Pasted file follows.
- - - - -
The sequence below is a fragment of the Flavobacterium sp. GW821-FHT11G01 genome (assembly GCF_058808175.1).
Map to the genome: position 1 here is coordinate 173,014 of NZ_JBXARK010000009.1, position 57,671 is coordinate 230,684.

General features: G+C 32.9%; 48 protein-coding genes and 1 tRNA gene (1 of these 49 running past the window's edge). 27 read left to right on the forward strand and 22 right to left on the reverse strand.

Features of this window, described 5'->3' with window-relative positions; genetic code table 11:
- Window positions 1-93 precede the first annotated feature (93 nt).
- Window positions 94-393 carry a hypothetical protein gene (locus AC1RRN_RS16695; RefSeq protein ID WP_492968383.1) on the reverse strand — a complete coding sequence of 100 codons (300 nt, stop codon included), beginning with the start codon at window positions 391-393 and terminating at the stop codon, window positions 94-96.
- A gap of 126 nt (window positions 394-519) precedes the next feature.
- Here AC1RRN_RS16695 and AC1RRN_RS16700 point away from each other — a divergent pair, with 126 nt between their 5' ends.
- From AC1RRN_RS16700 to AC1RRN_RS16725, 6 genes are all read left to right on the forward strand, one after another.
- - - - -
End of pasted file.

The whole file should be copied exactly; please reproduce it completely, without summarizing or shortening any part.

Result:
The sequence below is a fragment of the Flavobacterium sp. GW821-FHT11G01 genome (assembly GCF_058808175.1).
Map to the genome: position 1 here is coordinate 173,014 of NZ_JBXARK010000009.1, position 57,671 is coordinate 230,684.

General features: G+C 32.9%; 48 protein-coding genes and 1 tRNA gene (1 of these 49 running past the window's edge). 27 read left to right on the forward strand and 22 right to left on the reverse strand.

Features of this window, described 5'->3' with window-relative positions; genetic code table 11:
- Window positions 1-93 precede the first annotated feature (93 nt).
- Window positions 94-393 carry a hypothetical protein gene (locus AC1RRN_RS16695; RefSeq protein ID WP_492968383.1) on the reverse strand — a complete coding sequence of 100 codons (300 nt, stop codon included), beginning with the start codon at window positions 391-393 and terminating at the stop codon, window positions 94-96.
- A gap of 126 nt (window positions 394-519) precedes the next feature.
- Here AC1RRN_RS16695 and AC1RRN_RS16700 point away from each other — a divergent pair, with 126 nt between their 5' ends.
- From AC1RRN_RS16700 to AC1RRN_RS16725, 6 genes are all read left to right on the forward strand, one after another.